To express his thankfulness to the (Virgin)
"Queen of the heavens' for the victory over the Bulgars in 1164, and to
commemorate the memory of his son, Izyaslav, who lost his life in that war,
Andrei built the charming little church of the Intercession of the Virgin on
the Nerli the following year. The church is located just about a mile far from
the village of Bogoliubovo. Its fine and delicate lines that tend toward the
sky, the whiteness of the stone structure that reflects into the nearby pond,
the simplicity of its decor and the quietness of the Russian landscape that
surrounds it, and even its loneliness, give the little church of Pokrova an
exceptional look that pleases the eye and the mind. The church is, despite
later changes, one of the most charming architectural monuments of ancient
Russia. There is nothing grandiose in it and nothing luxurious, either and yet
everyone who sees it will agree that he experiences some extraordinary
pleasure, and that the church deserves to be called "The white swan"
of Russian ancient architecture. Four piers support the single dome. On the
eastern side three apses, small but long, and the middle one higher than those
on the side, makes this church reminiscent of the cathedrals Bogoliubovo and
Saint Dmitri (guardian of Thessalonika) in Vladimir and even of the cathedral
of the Assumption in Vladimir, though it is smaller and much more graceful.
Here again we see under the windows the blind ornamental arcatures on three
sides (except the eastern) that horizontally divide the facades into two parts,
then the same type of semicircular pilasters with similar bases and capitals,
and similar decorations on the cupola drum. The tympanums and the space around
the upper part of the windows on all three sides are decorated with the same
stone carved ornaments. In the middle is the seated figure of King David
playing the psaltery. Beneath him on both sides are doves and lions. Further
down are three female masks representing traditional symbols of the Virgin
found on the walls of the churches dedicated to her, followed by another pair
of lions. The side tympanums contain griffins, each devouring a lamb,
representing symbols of evil spirits.
Archeological excavations around the church in the mid-nineteen fifties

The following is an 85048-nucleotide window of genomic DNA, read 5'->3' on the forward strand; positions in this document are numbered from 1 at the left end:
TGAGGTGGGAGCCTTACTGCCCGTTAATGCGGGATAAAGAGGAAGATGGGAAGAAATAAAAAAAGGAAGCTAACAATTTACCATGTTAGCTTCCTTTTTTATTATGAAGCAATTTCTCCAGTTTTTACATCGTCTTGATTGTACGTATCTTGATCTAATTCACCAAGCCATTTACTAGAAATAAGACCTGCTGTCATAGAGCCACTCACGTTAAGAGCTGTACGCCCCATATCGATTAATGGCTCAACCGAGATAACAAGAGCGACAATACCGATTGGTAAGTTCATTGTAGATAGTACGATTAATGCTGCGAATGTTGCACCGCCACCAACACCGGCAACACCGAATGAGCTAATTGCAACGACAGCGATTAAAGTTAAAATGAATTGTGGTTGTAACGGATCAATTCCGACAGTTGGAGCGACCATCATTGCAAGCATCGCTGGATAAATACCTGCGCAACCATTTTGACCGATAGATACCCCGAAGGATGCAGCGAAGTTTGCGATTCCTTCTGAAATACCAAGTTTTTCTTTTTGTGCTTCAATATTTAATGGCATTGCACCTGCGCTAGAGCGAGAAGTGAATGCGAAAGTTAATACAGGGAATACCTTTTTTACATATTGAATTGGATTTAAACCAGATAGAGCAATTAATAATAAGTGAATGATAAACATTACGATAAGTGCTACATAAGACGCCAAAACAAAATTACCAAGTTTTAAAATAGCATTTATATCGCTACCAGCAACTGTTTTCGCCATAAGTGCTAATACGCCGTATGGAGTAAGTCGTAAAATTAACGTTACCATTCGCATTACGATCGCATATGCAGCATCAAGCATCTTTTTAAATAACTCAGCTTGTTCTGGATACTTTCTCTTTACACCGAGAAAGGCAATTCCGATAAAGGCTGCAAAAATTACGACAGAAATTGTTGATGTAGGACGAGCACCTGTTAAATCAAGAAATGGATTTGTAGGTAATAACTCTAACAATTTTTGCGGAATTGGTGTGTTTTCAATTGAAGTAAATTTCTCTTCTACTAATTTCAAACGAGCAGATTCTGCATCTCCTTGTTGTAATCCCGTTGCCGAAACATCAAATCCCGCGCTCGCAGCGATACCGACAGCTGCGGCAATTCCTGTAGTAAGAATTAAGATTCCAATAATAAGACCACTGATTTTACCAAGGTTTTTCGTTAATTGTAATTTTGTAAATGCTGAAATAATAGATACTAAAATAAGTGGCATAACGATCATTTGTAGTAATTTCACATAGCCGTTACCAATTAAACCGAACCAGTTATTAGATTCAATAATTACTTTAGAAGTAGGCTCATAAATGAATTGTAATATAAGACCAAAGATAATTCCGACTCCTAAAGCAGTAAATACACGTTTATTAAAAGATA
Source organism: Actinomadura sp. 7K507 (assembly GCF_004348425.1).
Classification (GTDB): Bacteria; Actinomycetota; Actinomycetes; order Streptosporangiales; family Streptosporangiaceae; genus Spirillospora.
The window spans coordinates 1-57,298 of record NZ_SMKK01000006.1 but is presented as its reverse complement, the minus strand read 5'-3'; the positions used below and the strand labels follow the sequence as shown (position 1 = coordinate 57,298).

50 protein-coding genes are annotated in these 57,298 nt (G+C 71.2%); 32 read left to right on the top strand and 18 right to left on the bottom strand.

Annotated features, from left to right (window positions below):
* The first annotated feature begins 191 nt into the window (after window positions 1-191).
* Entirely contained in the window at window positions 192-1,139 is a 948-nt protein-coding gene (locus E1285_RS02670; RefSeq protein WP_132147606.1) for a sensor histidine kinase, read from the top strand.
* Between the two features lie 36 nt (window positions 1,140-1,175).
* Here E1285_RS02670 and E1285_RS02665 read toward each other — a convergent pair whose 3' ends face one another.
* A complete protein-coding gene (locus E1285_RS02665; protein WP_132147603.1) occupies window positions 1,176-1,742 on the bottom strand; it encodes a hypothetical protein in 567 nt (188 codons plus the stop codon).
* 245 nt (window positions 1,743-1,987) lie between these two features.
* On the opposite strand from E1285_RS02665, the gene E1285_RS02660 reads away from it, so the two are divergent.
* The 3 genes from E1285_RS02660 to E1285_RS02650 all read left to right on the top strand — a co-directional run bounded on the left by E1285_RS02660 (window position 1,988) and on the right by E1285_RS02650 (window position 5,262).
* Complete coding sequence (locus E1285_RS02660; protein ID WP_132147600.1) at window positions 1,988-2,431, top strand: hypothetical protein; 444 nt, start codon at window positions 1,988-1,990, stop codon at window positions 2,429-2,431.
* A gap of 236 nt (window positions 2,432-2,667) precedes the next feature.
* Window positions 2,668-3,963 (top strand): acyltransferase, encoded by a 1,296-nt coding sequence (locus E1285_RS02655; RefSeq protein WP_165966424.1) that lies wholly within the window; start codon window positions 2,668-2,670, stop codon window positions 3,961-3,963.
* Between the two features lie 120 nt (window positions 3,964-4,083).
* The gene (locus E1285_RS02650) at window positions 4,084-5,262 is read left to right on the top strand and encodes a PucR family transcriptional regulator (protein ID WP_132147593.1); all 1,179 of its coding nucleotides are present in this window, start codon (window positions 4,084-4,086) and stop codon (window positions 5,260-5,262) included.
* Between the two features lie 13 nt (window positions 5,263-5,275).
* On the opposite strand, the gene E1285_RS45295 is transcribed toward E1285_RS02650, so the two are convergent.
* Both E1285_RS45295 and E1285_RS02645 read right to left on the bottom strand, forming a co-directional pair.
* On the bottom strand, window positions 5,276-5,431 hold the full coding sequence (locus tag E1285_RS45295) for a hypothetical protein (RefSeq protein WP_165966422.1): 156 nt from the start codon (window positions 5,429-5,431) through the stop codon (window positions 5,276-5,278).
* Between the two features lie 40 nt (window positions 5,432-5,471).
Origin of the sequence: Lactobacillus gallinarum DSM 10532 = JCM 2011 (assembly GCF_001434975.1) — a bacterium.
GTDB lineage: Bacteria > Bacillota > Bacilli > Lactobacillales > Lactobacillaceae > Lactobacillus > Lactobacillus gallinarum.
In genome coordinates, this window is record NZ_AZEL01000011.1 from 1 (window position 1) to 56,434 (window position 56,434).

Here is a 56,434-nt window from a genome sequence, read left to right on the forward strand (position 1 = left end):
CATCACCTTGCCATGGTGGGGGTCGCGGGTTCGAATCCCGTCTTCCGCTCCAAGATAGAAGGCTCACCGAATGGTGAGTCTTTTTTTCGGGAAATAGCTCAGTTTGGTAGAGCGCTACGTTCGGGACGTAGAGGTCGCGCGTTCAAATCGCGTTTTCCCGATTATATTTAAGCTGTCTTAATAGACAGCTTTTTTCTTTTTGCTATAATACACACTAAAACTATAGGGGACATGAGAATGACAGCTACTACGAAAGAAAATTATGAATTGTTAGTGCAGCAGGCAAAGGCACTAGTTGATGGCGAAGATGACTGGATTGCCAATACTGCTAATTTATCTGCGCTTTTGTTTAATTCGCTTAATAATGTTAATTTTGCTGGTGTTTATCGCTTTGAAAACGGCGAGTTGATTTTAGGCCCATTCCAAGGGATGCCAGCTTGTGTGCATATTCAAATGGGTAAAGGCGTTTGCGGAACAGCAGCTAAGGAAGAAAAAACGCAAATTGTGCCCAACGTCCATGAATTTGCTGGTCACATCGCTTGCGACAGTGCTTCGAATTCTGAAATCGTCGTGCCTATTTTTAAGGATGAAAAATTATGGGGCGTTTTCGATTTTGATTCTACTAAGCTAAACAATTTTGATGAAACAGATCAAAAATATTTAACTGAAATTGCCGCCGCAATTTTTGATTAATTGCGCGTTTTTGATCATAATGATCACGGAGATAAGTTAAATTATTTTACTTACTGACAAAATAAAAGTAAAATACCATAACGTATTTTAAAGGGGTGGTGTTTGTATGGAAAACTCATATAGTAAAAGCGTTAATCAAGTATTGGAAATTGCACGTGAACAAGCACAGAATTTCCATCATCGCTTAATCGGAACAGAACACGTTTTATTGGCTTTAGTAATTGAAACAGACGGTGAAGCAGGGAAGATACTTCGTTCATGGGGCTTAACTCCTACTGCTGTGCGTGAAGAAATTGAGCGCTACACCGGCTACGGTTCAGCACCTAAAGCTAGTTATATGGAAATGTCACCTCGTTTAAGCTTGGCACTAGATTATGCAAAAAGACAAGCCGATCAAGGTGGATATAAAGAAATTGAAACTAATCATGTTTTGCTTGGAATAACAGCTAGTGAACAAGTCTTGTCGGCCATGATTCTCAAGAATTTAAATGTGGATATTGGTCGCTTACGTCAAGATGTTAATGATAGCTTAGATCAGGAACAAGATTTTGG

supported the theories of some Soviet historians that three sides of the church
were surrounded by open arched galleries and that the slopes of the embankment
were covered with the same white stone used for the construction of the Church.
Inside, all walls were covered with frescoes in the already established
traditional manner. It is difficult to believe that such a remarkable monument
was condemned in the 17th century merely because the monastery authorities
needed stone blocks for the construction of a new bell-tower. The legend says
that when the workers tried to pull the stones away they suddenly became
blinded and a voice coming from inside the church told them not to do it.
Regretfully, there was not such a voice in the eighteen seventies to tell the
painters who came to renovate the church not to take off the old frescoes, nor
after the revolution when the church was vandalized by Bolshevik militants. An
old man who witnessed the event told me that in 1926 the last service was
celebrated in the church, (but even before that many valuable church items were
taken out) and then the pillaging began. Many icons and other items that the
Soviet officials considered worthless were burned on the spot, and the rest
were taken away, including the metal tiles that covered the floor. Everything
was taken out or destroyed, leaving only naked walls, and the church locked and
left to rote, until the mid nineteen-fifties when it was hurriedly cleaned, and
the roof repaired. The bare whitewashed walls remind us that not only Tatars
and Germans destroyed Russian Orthodox churches.
We have photos of this church in the section on Vladimir.